From the Editors
The New York Times says Jadaliyya "Brings New Life to Arab Studies." Read about it by clicking here.
أكتب هذا ليس بصفتي مدافعة عن حقوق الإنسان كما هو معروف عني، بل بصفتي إبنة والدين بحرينيين رسما لنا صورة مثالية للبحرين منذ أن كنا صغاراً نكبر في المنفى بالدنمارك. كوني قد ولدت في سوريا لوالدين ناشطين قد أُجبرا على مغادرة البحرين، ثم العيش في الدنمارك، لم أكن أعرف البحرين التي لطاما حكى عنها والديّ حتى انتقلنا هناك عندما كنت في الرابعة عشرة من العمر. كان المجتمع البحريني في الدنمارك صغيراً نوعا ما، يتكون من إحدى وعشرين عائلة. فعل والدانا كل ما بوسعهما للتأكد من كوننا نتربى في ...Keep Reading »
I write this not as the human rights defender I have become known as, but rather as the daughter of Bahraini parents who painted an ideal image of Bahrain for us since we were children growing up in exile in Denmark. This reflection was prompted following my recent attempt at traveling to Bahrain when British Airways prevented me from boarding my flight at the orders of the Bahraini government. The realization that I am no longer in self-imposed exile triggered images of the ...Keep Reading »
On that day, 14 February 2011, there was a sense that things would change. The energy of the crowd was electric and contagious. The frustration that had built up for years unfolded in the form of peaceful protests in Pearl Square—the revolutionary space that had housed hundreds of thousands of Bahrainis for months, and had been subsequently destroyed by authorities. On that day, 14 February 2011, history repeated itself in Bahrain, as the sources of power repressed the ...Keep Reading »
Maryam al-Khawaja is currently the Acting President of the Bahrain Center for Human Rights, as the president, Nabeel Rajab, is in prison. Ordinarily Alkhawaja is the Vice President and Head of International Office for the Bahrain Center for Human Rights. AlKhawaja is also the co-Director of the Gulf Center for Human Rights. In Bahrain, al-Khawaja played an instrumental role in the democratic protests taking place in the Pearl Roundabout in February 2011, which triggered a government response of widespread extra judicial killings, arrest, torture, discrimination, sackings, fear to suppress dissent, and quell voices for reform. She is the daughter of Abdulhadi al-Khawaja, the founder of the Bahrain Center for Human Rights, who went on a 110 day hunger strike protesting human rights violations and was among a group of high-profile activists and opposition leaders sentenced to life imprisonment in June 2011. She is also the sister of Zainab al-Khawaja, an independent activist, who is currenly serving a number of prison sentences for her activism. Although she has since left Bahrain to play her role in the BCHR and to avoid arrest and/or imprisonment, she remains very connected to events on the ground and has emerged as a leading voice for human rights and political reform in Bahrain and the Gulf region. She has been influential in shaping official responses to the atrocities in Bahrain around the world by engaging with prominent European and American policymakers in her advocacy efforts.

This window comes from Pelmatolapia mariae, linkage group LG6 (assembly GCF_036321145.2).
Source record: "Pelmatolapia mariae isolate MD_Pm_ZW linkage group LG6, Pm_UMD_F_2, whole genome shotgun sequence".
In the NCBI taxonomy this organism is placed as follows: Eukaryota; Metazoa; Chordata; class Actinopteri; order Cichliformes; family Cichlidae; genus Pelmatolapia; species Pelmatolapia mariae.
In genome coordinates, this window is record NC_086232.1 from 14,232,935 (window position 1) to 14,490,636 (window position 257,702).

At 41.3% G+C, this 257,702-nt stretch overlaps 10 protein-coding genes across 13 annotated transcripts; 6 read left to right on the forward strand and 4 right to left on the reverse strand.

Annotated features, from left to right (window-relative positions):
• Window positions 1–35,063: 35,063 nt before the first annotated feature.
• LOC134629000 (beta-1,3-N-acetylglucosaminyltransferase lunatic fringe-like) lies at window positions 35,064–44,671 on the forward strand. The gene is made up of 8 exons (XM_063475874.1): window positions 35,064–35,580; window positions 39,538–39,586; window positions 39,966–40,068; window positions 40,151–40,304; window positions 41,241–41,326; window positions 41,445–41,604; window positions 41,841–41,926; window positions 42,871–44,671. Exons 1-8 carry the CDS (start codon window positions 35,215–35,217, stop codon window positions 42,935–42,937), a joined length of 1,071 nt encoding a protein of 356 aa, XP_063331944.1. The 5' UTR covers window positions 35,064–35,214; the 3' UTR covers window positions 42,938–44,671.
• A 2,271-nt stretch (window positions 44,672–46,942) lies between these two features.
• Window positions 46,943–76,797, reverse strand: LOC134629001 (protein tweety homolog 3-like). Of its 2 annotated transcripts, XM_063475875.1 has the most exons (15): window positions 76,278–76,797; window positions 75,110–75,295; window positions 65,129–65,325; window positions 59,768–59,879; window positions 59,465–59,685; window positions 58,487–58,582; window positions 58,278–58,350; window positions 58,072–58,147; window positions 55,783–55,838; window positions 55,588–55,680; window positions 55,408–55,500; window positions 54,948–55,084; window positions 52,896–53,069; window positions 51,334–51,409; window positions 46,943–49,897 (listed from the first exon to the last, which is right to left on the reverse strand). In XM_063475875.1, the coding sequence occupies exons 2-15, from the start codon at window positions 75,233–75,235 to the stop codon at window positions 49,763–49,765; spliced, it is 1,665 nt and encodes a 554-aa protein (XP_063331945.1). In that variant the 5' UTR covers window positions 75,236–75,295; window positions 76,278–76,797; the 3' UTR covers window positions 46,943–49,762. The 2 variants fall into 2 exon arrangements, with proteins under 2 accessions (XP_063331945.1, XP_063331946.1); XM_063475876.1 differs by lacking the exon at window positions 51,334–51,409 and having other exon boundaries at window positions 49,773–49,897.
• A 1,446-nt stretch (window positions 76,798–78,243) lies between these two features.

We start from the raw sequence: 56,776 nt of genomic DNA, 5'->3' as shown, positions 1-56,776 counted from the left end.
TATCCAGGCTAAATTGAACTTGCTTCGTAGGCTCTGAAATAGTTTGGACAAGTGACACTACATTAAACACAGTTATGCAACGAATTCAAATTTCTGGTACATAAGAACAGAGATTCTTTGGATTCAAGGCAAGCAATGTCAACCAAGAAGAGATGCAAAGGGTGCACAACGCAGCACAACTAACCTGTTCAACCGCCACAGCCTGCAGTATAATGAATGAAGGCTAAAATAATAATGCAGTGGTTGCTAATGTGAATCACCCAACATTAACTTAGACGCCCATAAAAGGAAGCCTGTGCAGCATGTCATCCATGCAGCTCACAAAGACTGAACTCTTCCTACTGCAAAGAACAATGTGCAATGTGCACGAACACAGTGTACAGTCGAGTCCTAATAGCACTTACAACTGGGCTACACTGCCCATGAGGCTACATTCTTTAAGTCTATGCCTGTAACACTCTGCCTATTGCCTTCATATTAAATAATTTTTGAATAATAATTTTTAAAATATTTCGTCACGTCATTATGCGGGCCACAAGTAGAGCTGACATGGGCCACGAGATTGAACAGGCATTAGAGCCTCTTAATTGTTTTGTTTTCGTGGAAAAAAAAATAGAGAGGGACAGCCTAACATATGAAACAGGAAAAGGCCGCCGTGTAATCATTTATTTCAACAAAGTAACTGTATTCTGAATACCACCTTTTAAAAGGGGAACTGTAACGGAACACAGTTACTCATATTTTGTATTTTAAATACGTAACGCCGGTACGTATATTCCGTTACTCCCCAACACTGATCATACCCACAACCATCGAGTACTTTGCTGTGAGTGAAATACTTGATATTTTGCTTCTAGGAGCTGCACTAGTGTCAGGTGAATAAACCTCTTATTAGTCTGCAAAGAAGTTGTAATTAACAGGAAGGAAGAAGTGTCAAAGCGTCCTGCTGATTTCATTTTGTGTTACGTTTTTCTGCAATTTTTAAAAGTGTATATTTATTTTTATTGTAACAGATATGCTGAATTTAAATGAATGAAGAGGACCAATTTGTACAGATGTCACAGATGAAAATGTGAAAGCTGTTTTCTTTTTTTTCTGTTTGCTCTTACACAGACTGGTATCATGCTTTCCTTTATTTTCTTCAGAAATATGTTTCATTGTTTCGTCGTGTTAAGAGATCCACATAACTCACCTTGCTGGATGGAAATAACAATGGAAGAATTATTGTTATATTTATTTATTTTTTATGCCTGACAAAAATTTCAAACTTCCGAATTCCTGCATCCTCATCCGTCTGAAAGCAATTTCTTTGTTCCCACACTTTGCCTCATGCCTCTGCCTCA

"The women express a desire to participate in warfare, and are frustrated when they are forced to remain in the safe houses with the children while the men conduct battle. In 1948, they gain the “right” to guard the kibbutz with hunting rifles. The film concludes with photographs of these women wielding their guns, implying that they gave up their own liberation for the sake of the national struggle and the settler colonial project."click | email | tweet